For any novelist, many factors go into choosing a good name for each character, including: Culture or ethnicity, Physical appearance, Personality, Temperament, History, and Rank within the story. These comprise the broad swath of identity which a name is meant to convey. Sometimes, an author will want to run counter to stereotype with a name that intentionally defies the conventions. Even so, the character “Maximus” is unlikely to be a shy, effeminate pacifist of eastern origins, with nothing but a small role in the latter part of the story. Rather, he’s likely to be the brawny warrior/general from an imperialistic nation who’s probably stern, short-tempered, has two broken bones at any given time, and is perpetually threatening to take over the whole story.
As a linguist and scholar of ancient languages, Tolkien was unmatched in name selection, creating evocative new words that imprinted so deeply in the reader’s mind it soon seemed hard to imagine that character being called by any other name. I generally determine names in one of two ways: phonetically or visually. They must strike the right tone and have the right texture or nuance, either to pronounce or to read, though preferably both. There must be balance and meter between syllables or words. One word or two? Or three? If there is an ethnic implication, the tone must suggest something larger than the name itself. This applies to place names, given names, object names, etc. Let me give you some examples from The Legends of Karac Tor:
Faielyn is a city of romance and charm. Dinglet is not. The former, with extra vowels and lack of hard consonants, has an air of sophistication and mystery. Dinglet sounds trivial by comparison. Likewise, Aventhorn is a fortress of classic strength, while Stobnotter is more appropriate to a remote village. Rake Hightower runs the risk of caricature, I’ll admit, but it sure beats Mort Frogswallow as the arrogant High Constable of the King’s army, unless of course the constable was not heroic, but sniveling and political. And what do you do when you need to name a new monster? Choices abound, but orcs, trolls and vampires are a bit used up. Care must be given to creating a totally new class of monster. Choosing a new word that sounds like an old word can help. What about Goths? For those who remember 8th Grade History, you might recall that the Visigoths and Ostrogoths were fierce Germanic hordes that swept across Europe as part of the destruction of Rome. Such a term, bearing history within itself, may already trigger an image in the mind of the reader, even if they don’t know why. By association, my Goths benefit, as brutal marauders. There’s a connection for non-history buffs, too. Drawing on the term “gothic,” I’m able to borrow something familiar from our language–suggestive of graveyards and creepy medieval architecture. By extension, a Goth is something fearful. Nobody would fear the Pinklets. I don’t care how large their army or sharp their teeth, it won’t sell. The name is too disconnected from the thing it is meant to embody. Name and identity should have synergy, so that every time the name is read, it reinforces principle character attributes without having to restate them. Flogg makes a good gnome name, as might Worr and Wurt and Gorker. But for my taste, Dag Boneswallow or Hali Throckmorton start to try too hard, become too cumbersome. And Tubby just doesn’t work at all, unless the story is told with a winking sense of humor! Finally, there’s Nemesia, the witch who is stealing the memory and identity of an entire generation. Can you identify her name? It’s a combination anagram: Amnesia (forgetfulness) and Nemesis (enemy). Pretty cool!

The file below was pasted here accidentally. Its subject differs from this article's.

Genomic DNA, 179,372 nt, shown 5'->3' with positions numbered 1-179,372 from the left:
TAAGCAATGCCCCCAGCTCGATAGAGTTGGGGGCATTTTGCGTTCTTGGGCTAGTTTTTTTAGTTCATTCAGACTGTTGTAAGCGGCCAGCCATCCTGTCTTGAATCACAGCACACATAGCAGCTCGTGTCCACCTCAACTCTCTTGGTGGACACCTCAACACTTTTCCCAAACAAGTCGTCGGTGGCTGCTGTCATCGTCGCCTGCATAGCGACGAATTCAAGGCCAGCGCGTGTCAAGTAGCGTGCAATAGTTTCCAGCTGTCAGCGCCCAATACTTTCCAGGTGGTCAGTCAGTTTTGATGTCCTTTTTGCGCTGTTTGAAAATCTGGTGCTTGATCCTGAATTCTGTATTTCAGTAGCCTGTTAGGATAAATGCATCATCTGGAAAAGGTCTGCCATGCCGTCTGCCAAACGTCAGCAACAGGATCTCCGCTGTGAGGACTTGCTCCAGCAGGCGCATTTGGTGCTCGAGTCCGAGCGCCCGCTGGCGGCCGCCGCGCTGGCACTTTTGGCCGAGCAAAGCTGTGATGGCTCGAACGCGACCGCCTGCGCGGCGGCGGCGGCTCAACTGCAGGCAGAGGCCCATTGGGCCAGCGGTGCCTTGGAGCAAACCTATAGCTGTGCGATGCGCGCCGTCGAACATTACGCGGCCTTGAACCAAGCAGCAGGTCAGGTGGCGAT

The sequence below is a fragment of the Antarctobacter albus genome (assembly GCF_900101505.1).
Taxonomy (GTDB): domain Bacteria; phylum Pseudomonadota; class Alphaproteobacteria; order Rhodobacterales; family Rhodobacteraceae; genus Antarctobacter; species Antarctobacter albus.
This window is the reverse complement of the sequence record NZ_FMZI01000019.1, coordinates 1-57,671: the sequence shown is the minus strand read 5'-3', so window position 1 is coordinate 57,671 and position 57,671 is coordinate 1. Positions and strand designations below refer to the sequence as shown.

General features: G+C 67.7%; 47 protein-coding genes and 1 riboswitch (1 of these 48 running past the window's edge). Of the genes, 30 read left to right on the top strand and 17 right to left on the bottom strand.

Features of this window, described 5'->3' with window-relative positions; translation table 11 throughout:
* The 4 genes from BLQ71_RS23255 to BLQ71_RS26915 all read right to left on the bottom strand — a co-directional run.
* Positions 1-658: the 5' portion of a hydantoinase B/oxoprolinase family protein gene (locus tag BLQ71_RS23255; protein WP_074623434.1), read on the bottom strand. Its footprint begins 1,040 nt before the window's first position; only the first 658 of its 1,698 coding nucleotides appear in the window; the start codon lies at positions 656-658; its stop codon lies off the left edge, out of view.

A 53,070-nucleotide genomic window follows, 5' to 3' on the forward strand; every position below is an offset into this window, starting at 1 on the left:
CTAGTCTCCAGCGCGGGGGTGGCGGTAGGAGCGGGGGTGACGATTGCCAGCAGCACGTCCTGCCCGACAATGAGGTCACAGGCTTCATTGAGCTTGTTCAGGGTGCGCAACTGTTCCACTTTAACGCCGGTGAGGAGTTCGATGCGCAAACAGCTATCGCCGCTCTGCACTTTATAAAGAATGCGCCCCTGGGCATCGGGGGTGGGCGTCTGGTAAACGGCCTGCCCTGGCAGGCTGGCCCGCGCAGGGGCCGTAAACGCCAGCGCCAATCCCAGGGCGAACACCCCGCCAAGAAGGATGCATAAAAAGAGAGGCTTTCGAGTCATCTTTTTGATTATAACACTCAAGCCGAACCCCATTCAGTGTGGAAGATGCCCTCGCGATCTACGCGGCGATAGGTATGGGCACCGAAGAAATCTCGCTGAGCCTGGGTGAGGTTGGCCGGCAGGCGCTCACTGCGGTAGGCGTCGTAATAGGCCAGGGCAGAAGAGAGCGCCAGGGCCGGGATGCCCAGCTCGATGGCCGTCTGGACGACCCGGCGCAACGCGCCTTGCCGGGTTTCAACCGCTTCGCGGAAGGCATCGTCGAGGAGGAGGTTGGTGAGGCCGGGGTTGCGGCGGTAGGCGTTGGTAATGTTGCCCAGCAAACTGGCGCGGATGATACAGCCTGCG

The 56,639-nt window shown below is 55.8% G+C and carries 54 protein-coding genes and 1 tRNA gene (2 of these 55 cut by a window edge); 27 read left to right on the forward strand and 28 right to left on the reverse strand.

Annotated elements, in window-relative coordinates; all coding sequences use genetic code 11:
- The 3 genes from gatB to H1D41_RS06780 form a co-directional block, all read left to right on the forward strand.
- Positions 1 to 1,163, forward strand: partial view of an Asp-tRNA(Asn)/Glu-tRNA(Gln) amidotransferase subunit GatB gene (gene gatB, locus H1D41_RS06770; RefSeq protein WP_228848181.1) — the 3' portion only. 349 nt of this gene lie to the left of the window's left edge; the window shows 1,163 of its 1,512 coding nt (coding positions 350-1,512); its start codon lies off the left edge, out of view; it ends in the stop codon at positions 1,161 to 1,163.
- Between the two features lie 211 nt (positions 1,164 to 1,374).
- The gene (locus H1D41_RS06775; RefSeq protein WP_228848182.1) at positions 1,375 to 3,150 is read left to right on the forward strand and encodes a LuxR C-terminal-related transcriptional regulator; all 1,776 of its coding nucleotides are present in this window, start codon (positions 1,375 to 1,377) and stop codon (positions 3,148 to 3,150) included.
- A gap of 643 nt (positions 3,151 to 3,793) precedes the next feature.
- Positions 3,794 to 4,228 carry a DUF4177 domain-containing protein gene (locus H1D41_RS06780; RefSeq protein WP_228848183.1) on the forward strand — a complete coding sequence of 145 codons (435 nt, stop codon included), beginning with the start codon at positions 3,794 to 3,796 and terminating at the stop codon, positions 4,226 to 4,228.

Over the course of five epic books, The Legends of Karac Tor unfolds the story of four brothers—based on my own sons—thrust into the crisis of another world in the wake of their mother’s untimely death. It is thoughtful, gritty, magical fiction. If you read it, let me know what you think. But here I must part with the Bard. While “a rose by any other name” would smell as sweet, would you want to smell it—would you even give it a chance—if it it were named Scumleaf? 🙂